Gordon Lee "Tex" Beneke was an American saxophonist, singer, and bandleader. His career is a history of associations with bandleader Glenn Miller and former musicians and singers who worked with Miller. His band is also associated with the careers of Eydie Gormé, Henry Mancini and Ronnie Deauville. Beneke also solos on the recording the Glenn Miller Orchestra made of their popular song "In The Mood" and sings on another popular Glenn Miller recording, "Chattanooga Choo Choo". Jazz critic Will Friedwald considers Beneke to be one of the major blues singers who sang with the big bands of the early 1940s.
"It Happened in Sun Valley" is a 1941 song composed by Harry Warren and with lyrics by Mack Gordon. It was recorded and featured by Glenn Miller and his Orchestra in the movie Sun Valley Serenade.
Irving "Babe" Russin was a tenor saxophone player.
"Moonlight Serenade" is an American swing ballad composed by Glenn Miller with subsequent lyrics by Mitchell Parish. It was an immediate phenomenon when released in May 1939 as an instrumental arrangement, though it had been adopted and performed as Miller's signature tune as early as 1938, even before it had been given the name "Moonlight Serenade." In 1991, Miller's recording of "Moonlight Serenade" was inducted into the Grammy Hall of Fame.
Ernesto Caceres was an American jazz saxophonist born in Rockport, Texas. He was a member of the Glenn Miller Orchestra from 1940-1942.
Between 1938 and 1944, Glenn Miller and His Orchestra released 266 singles on the monaural ten-inch shellac 78 rpm format. The studio output of Miller's band comprised a wide repertoire, mainly consisting of ballads, band chants, dance instrumentals, film songs, covers, and novelty tracks. Non-instrumental songs featured Miller's various vocalists, generally Ray Eberle or Marion Hutton earlier, with Tex Beneke, vocal group The Modernaires, and Skip Nelson all making studio vocal appearances after 1940. Beginning with An Album of Outstanding Arrangements in 1945, this collection has been repackaged into various album formats over time with release on 78 rpm, 10 and 12 inch LP, 7 inch 45 rpm, compact cassette, 8-track, compact disc (CD), and digital formats.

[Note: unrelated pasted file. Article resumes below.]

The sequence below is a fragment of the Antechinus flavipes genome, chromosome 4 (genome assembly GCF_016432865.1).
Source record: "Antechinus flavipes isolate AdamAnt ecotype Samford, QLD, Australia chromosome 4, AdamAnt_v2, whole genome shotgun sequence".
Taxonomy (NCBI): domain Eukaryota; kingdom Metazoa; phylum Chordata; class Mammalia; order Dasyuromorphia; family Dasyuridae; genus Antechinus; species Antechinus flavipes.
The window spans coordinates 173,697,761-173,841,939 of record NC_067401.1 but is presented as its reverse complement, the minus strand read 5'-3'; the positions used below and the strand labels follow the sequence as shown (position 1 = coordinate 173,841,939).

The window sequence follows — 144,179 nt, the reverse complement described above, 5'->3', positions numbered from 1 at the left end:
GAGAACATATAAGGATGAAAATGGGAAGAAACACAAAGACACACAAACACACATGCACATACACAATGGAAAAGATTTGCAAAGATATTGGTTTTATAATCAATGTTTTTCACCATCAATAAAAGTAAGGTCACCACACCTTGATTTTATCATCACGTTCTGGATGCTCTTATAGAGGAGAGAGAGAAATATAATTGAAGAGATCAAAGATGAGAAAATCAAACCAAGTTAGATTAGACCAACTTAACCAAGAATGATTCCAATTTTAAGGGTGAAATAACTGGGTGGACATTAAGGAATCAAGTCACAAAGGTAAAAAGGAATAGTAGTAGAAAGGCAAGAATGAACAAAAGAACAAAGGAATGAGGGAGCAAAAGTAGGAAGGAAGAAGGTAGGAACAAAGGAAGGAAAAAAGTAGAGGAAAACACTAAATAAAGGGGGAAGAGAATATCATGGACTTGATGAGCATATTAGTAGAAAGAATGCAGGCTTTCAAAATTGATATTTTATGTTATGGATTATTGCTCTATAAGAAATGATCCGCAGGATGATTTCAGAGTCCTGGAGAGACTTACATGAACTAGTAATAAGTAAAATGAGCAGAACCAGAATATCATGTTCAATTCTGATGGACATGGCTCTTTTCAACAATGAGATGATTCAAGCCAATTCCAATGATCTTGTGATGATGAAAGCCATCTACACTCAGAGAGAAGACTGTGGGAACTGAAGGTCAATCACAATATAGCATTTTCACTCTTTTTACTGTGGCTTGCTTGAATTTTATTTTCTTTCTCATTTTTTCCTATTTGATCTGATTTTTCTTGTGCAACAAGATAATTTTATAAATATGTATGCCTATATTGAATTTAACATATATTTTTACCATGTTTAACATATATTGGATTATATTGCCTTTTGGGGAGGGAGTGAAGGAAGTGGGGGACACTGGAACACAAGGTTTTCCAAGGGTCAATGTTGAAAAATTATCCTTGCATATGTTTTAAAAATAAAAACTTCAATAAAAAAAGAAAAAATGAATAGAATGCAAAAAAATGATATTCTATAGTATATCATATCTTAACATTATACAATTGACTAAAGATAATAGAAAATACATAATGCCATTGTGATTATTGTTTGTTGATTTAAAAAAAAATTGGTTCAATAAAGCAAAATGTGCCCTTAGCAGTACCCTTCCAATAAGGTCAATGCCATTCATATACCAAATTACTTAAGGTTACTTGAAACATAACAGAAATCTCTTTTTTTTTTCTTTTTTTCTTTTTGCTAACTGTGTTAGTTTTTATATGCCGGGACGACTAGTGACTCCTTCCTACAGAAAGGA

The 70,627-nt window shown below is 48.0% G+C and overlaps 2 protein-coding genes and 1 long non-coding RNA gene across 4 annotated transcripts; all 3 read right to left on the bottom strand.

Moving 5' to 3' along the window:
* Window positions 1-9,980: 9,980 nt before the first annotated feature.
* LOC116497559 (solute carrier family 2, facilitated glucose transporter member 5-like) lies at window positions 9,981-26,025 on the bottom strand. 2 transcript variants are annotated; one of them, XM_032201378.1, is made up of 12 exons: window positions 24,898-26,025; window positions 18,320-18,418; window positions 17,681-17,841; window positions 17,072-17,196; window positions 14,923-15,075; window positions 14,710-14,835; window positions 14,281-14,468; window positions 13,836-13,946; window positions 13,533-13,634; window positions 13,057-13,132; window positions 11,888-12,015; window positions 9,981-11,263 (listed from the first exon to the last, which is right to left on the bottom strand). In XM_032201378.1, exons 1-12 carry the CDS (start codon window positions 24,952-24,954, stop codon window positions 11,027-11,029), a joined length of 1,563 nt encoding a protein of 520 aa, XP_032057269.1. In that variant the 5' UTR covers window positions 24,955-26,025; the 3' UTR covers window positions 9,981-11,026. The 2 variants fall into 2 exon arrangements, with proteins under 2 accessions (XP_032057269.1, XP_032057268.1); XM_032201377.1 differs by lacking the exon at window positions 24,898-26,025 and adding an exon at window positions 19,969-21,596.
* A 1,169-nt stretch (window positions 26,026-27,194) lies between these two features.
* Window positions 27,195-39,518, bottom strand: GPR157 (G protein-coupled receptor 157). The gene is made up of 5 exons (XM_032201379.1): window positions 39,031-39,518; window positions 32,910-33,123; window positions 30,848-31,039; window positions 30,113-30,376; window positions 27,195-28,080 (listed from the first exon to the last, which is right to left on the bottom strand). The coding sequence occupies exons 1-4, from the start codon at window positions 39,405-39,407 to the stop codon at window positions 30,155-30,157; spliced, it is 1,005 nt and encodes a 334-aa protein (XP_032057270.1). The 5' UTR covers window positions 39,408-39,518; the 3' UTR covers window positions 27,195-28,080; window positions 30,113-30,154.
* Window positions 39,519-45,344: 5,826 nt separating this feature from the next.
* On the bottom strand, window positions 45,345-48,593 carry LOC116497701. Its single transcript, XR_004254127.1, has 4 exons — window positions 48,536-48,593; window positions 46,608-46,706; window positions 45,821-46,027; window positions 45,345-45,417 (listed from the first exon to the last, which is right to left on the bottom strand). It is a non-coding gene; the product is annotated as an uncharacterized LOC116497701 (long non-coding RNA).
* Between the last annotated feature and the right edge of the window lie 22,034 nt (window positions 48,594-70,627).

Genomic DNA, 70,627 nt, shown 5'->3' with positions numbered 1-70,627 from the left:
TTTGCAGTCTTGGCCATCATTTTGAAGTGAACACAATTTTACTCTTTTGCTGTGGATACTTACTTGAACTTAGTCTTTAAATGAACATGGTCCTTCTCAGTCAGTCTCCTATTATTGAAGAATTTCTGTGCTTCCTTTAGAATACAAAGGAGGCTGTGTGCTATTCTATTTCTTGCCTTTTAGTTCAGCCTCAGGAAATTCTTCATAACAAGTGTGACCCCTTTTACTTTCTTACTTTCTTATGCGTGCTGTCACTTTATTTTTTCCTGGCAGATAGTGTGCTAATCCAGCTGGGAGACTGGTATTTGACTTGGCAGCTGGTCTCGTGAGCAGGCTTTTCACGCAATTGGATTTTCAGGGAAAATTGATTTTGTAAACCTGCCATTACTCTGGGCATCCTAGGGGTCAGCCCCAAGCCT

"Sunrise Serenade" is a jazz song written by Frankie Carle with lyrics by Jack Lawrence. It was first recorded in 1939 by Glen Gray and the Casa Loma Orchestra with Carle on piano as Decca 2321. It soon became Carle's signature piece. Glenn Miller released a famous recording of it a few months later, arranged by Bill Finnegan, with "Moonlight Serenade" on the backside.
Sold American is a 1938 song composed by Glenn Miller with Chummy MacGregor and recorded for both Brunswick and RCA Bluebird.
"This Is No Dream" is a 1939 song co-written by Tommy Dorsey with Benny Davis and Ted Shapiro and released as a 78 single by his orchestra.
Sometime is a 1939 song composed by Glenn Miller, Chummy MacGregor, and Mitchell Parish and performed for radio broadcast only. The song was never recorded in the studio but was performed live for remote radio broadcast on the Mutual and Blue Network from the Meadowbrook Ballroom in Cedar Grove, New Jersey.
"I Dreamt I Dwelt in Harlem" is a 1941 jazz and pop song recorded by Glenn Miller and His Orchestra. The song was released as a 78 single on RCA Bluebird by Glenn Miller.
"Pennsylvania 6-5000" is a 1940 swing jazz and pop standard with music by Jerry Gray and lyrics by Carl Sigman. It was recorded by Glenn Miller and His Orchestra as a Bluebird 78 rpm single.
"I Know Why " is a 1941 song by Glenn Miller and His Orchestra. The song appeared in the 20th Century Fox movie Sun Valley Serenade. The song was also released as an RCA Bluebird 78 single.
"Crosstown" is a 1940 song recorded by Glenn Miller and His Orchestra. The song was written by James Cavanaugh, John Redmond, and Nat Simon.
"Tomorrow's Another Day" is a 1935 song composed by Glenn Miller for the Dorsey Brothers Orchestra. The song was released as a 78 single by the Dorsey Brothers Orchestra on Decca Records.
"Harlem Chapel Chimes" is a 1935 jazz instrumental composed by Glenn Miller. The song was released as an A-side 78 single by the Dorsey Brothers Orchestra.
The Glenn Miller Carnegie Hall Concert is a live album by Glenn Miller and his Orchestra. It documents a live concert recorded in Carnegie Hall in 1939. The album was released by RCA Victor in 1958.
The International Standard Book Number (ISBN) is a numeric commercial book identifier which is intended to be unique. Publishers purchase ISBNs from an affiliate of the International ISBN Agency.